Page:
The constitution is not just the words on the paper it is also the space between the words; the understanding among all of us of what Black calls the commonly understood norms. The spaces between the words is what binds the country together to make us self-governing. Anything else is primitive political chaos that could lead to civil war.

  9. Submitted by wayne moskowitz on 03/30/2017 - 01:57 pm.

    Eric’s right

    I agree with Eric. Game theory & evolutionary psychology teach that you should impose a cost when your opponent cheats. McConnell cheated by denying Garland a hearing. We need to defend American political norms. Opposing Gorsuch seems to me to be the ethical and right response.

  10. Submitted by Arthur Swenson on 03/30/2017 - 06:04 pm.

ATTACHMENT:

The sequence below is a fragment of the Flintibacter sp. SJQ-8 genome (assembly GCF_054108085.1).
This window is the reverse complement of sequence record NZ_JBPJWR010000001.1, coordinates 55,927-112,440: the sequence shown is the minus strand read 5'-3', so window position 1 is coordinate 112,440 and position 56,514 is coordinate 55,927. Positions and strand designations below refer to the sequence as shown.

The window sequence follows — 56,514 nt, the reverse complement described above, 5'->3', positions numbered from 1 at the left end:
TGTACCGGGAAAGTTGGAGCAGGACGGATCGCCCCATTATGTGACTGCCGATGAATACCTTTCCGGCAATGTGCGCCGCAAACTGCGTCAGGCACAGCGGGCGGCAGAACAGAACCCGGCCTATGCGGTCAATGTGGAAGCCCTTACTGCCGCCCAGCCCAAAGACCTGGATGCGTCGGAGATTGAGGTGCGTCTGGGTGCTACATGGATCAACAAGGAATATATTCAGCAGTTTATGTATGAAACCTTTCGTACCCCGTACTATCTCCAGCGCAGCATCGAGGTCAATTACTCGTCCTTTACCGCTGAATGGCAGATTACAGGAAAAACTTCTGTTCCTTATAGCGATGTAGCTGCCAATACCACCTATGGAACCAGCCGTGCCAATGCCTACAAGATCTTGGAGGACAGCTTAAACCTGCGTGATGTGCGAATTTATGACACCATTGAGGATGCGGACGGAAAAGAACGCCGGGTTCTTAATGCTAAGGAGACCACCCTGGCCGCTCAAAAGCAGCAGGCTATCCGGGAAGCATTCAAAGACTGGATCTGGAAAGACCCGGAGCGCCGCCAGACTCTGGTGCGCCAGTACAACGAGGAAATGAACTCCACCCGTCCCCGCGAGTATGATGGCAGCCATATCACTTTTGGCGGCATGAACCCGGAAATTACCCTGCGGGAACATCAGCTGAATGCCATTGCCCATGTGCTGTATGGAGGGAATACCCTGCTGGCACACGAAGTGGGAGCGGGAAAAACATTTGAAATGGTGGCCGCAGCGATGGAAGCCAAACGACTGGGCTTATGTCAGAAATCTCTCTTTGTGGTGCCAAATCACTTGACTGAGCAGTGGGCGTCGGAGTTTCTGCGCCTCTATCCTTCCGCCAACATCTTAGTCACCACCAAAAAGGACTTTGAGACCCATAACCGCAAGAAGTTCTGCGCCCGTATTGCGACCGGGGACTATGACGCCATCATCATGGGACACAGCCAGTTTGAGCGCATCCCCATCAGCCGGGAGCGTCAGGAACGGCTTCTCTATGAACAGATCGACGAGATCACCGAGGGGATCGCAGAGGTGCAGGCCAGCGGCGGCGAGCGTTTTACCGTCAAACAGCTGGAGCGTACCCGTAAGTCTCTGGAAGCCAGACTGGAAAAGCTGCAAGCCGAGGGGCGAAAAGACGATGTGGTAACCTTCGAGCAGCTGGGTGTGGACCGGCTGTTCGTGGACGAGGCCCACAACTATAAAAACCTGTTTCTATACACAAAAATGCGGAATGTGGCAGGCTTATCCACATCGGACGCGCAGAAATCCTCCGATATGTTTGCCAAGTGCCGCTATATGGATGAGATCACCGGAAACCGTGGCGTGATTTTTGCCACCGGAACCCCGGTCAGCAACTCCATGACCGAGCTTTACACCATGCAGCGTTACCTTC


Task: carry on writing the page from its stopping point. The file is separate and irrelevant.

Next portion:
Revenge

    I almost always agree with Eric’s positions. On the issue of the Judge Gorsuch nomination to the US Supreme Court, there is a strong pull toward avenging the treatment of Judge Garland by the “Party of No.”

    The problem is, however, that two wrongs cannot make a right, and for the Democrats to lower themselves to the level of juvenile retribution further debases governance at the Federal level. Someone has to be the adult in the room, and model the type of behavior that we have the right to expect from our legislators.

    Go ahead, consider Judge Gorsuch on his qualifications and record. Supreme Court nominees have been known to grow into the position, and often issue decisions that are surprising (or even alarming) to those who nominated them. I remember how sure people were, for example, that the Roberts Court would eviscerate the Affordable Care Act.